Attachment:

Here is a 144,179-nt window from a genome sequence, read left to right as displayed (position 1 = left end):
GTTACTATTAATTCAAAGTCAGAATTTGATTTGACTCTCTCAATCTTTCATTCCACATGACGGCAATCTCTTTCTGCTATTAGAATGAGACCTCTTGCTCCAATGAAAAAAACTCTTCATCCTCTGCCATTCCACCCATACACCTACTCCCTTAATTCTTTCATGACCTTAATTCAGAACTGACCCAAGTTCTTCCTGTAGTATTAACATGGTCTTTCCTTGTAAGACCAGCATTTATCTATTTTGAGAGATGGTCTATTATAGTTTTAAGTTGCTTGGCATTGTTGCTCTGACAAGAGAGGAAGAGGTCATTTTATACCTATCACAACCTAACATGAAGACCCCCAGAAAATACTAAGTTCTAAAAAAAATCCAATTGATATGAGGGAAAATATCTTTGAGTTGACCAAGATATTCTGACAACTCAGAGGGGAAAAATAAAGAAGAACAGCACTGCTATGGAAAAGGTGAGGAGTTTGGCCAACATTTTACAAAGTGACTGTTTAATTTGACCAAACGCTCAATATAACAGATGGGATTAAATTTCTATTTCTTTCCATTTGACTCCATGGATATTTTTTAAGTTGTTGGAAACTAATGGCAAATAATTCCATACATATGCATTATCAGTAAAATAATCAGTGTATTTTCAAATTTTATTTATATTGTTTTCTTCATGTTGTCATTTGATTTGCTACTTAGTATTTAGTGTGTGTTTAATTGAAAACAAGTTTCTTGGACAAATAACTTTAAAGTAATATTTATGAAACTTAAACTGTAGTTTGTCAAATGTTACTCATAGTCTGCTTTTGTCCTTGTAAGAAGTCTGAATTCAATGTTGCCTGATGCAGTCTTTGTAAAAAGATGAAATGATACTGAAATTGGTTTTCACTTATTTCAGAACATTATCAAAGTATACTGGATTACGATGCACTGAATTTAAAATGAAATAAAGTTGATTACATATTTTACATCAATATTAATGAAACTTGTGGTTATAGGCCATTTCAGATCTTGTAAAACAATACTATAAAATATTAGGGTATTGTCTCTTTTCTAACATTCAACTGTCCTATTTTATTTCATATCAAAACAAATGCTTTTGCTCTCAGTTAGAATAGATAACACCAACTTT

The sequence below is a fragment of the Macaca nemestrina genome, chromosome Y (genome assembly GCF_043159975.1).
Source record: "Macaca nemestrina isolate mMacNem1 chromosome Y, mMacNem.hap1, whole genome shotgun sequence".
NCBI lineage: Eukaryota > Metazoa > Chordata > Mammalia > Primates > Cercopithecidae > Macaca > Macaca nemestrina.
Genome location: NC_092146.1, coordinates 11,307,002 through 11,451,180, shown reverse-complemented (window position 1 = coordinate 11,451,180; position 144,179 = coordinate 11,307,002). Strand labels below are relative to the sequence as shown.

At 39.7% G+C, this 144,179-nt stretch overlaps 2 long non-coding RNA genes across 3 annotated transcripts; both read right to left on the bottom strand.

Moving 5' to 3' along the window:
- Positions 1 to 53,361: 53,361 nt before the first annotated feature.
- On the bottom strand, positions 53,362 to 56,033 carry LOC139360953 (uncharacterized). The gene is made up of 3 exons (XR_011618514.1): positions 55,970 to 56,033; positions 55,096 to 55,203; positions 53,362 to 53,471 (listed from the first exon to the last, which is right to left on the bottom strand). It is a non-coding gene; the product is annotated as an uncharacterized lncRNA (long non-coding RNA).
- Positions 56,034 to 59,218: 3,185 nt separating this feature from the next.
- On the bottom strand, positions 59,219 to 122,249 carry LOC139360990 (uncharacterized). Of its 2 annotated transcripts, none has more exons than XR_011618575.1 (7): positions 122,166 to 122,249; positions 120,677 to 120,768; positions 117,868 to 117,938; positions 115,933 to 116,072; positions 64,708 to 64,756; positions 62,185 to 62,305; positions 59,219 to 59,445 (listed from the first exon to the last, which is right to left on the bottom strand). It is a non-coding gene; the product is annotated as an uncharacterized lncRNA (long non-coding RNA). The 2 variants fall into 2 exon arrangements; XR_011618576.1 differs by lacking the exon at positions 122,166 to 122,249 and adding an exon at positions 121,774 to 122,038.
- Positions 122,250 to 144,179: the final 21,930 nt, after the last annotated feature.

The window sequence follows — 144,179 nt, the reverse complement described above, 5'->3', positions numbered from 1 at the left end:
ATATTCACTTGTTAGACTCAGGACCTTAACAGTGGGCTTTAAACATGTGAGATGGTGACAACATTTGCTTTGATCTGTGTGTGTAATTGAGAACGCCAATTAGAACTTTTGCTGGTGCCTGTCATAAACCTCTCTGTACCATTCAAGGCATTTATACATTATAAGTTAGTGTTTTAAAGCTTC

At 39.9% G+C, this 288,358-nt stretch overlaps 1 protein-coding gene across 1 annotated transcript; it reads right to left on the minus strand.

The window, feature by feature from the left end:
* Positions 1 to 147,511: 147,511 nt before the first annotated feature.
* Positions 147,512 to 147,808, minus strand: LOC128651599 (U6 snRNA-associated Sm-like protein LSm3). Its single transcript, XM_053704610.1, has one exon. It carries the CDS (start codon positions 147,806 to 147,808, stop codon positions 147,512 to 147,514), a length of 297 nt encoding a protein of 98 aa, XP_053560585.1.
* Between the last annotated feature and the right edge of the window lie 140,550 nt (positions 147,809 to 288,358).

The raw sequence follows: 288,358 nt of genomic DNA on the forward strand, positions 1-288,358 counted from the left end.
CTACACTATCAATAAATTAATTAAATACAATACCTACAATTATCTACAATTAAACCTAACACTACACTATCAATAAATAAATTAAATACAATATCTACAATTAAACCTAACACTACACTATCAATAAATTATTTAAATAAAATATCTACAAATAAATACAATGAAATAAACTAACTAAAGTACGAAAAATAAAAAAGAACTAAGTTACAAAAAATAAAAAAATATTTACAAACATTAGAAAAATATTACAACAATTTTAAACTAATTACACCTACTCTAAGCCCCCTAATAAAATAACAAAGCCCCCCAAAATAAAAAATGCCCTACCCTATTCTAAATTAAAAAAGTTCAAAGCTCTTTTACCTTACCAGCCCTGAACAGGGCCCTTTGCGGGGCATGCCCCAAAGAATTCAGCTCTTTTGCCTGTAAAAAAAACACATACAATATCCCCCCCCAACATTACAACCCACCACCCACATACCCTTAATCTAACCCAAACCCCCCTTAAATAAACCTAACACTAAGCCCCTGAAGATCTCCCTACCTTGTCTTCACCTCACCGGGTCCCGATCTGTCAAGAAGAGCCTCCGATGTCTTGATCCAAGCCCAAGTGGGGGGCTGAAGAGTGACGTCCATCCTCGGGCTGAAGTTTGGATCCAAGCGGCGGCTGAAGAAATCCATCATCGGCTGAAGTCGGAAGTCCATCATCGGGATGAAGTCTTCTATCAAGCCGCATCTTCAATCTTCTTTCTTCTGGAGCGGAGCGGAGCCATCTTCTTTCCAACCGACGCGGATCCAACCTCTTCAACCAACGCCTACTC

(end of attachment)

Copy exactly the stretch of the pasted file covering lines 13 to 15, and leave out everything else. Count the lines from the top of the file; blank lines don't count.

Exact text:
- Positions 122,250 to 144,179: the final 21,930 nt, after the last annotated feature.

The window sequence follows — 144,179 nt, the reverse complement described above, 5'->3', positions numbered from 1 at the left end:
ATATTCACTTGTTAGACTCAGGACCTTAACAGTGGGCTTTAAACATGTGAGATGGTGACAACATTTGCTTTGATCTGTGTGTGTAATTGAGAACGCCAATTAGAACTTTTGCTGGTGCCTGTCATAAACCTCTCTGTACCATTCAAGGCATTTATACATTATAAGTTAGTGTTTTAAAGCTTC